Facial Expressions Evoke Differential Neural Coupling in Macaques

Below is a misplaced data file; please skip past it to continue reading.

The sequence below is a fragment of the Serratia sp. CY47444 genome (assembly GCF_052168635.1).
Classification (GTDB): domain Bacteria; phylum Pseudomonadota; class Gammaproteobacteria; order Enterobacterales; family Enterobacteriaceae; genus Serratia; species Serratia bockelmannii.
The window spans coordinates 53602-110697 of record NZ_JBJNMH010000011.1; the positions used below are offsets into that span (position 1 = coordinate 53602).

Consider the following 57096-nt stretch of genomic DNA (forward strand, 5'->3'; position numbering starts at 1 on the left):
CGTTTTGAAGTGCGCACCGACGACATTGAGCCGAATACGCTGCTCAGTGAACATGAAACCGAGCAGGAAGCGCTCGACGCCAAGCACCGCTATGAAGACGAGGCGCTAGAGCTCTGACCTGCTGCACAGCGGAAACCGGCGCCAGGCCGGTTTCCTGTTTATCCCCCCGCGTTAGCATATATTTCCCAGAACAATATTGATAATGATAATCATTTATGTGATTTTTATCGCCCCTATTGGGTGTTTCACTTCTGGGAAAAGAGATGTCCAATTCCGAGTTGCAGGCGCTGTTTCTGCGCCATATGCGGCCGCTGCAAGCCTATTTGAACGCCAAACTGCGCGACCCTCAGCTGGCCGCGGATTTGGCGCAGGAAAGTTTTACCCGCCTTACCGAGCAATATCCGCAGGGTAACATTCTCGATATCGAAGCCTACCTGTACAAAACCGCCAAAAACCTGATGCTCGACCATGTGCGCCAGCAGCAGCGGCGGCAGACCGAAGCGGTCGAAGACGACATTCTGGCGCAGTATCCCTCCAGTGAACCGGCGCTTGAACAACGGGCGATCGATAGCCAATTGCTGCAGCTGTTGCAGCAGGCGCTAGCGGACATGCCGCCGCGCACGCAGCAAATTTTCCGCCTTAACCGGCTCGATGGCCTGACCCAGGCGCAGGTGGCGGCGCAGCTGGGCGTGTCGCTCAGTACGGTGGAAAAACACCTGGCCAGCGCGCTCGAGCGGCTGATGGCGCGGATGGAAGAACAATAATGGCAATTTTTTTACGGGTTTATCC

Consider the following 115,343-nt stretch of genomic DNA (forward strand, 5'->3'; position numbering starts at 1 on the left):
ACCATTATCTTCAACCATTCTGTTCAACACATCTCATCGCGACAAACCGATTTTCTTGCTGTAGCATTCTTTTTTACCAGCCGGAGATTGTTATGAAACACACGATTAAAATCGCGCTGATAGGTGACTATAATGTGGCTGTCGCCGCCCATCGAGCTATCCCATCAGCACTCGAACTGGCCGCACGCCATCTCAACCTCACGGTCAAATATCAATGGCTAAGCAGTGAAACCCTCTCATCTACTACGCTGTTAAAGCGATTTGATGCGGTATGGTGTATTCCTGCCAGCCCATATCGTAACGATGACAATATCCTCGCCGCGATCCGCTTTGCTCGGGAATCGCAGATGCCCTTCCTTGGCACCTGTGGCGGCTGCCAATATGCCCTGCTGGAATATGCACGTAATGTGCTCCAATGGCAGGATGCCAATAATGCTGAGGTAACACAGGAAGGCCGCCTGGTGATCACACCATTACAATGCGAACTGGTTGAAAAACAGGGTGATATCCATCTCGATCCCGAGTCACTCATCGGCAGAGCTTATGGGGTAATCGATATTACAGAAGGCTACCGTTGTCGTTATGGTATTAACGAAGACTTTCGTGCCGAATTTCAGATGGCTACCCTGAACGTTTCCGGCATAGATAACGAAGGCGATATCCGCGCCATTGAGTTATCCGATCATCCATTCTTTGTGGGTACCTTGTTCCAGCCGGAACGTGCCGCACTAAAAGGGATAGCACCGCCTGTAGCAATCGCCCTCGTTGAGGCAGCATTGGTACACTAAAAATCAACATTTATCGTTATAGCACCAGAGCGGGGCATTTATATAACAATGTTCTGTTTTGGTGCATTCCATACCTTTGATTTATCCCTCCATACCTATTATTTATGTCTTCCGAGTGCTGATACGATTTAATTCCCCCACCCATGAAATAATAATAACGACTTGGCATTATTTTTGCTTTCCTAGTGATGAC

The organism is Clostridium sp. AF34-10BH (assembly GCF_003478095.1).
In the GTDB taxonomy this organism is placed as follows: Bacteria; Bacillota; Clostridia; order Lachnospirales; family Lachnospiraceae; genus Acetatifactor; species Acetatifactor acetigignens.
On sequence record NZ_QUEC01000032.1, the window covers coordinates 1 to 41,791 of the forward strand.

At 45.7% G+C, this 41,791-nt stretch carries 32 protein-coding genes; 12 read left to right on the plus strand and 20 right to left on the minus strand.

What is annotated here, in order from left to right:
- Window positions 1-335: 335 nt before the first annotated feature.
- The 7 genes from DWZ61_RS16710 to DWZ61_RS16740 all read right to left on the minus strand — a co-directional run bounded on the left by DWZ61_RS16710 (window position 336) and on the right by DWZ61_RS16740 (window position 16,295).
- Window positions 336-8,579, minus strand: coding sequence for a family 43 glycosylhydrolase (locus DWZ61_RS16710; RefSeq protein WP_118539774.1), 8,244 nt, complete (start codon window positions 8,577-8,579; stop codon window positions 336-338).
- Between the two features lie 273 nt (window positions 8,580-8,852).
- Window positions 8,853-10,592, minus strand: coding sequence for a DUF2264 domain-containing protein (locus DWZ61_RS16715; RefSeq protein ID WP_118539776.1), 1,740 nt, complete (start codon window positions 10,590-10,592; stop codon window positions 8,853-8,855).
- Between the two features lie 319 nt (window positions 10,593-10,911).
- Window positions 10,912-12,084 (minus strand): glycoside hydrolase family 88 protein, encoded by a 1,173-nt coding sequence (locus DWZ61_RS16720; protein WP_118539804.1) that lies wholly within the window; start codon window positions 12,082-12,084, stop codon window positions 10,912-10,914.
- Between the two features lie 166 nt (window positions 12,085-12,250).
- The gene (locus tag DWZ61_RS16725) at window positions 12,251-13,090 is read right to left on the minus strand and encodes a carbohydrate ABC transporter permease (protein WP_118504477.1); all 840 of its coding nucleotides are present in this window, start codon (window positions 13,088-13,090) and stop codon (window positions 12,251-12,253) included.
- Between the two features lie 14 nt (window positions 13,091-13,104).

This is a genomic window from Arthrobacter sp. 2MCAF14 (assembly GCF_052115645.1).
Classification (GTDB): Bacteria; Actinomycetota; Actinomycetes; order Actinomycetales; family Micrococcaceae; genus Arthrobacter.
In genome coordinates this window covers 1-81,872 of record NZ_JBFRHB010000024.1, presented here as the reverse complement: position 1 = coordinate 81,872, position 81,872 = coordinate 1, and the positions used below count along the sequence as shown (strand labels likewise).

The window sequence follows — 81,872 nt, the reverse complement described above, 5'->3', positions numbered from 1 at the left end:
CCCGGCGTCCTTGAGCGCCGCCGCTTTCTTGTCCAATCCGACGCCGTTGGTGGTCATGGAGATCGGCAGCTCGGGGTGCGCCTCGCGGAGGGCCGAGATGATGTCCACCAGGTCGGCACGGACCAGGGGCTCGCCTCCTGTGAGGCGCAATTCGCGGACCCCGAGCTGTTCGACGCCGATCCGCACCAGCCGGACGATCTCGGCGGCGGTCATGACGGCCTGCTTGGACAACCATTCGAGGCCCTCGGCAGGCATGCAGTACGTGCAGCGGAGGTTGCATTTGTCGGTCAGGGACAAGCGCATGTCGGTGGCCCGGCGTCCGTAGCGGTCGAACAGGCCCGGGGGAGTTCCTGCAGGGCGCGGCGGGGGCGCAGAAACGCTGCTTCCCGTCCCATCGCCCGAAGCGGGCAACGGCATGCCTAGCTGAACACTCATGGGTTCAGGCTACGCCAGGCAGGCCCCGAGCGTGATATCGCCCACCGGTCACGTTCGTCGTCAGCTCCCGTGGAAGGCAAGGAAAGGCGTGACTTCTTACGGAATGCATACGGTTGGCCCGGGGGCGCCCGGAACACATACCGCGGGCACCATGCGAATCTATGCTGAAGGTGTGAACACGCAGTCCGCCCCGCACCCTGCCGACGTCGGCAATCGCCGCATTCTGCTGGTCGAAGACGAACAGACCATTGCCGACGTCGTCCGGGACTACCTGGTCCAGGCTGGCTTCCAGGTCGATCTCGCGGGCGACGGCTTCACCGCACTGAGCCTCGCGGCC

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In humans and monkeys, face perception activates a distributed cortical network that includes extrastriate, limbic, and prefrontal regions. Within face-responsive regions, emotional faces evoke stronger responses than neutral faces (“valence effect”). We used fMRI and Dynamic Causal Modeling (DCM) to test the hypothesis that emotional faces differentially alter the functional coupling among face-responsive regions. Three monkeys viewed conspecific faces with neutral, threatening, fearful, and appeasing expressions. Using Bayesian model selection, various models of neural interactions between the posterior (TEO) and anterior (TE) portions of inferior temporal (IT) cortex, the amygdala, the orbitofrontal (OFC), and ventrolateral prefrontal cortex (VLPFC) were tested. The valence effect was mediated by feedback connections from the amygdala to TE and TEO, and feedback connections from VLPFC to the amygdala and TE. Emotional faces were associated with differential effective connectivity: Fearful faces evoked stronger modulations in the connections from the amygdala to TE and TEO; threatening faces evoked weaker modulations in the connections from the amygdala and VLPFC to TE; and appeasing faces evoked weaker modulations in the connection from VLPFC to the amygdala. Our results suggest dynamic alterations in neural coupling during the perception of behaviorally relevant facial expressions that are vital for social communication.

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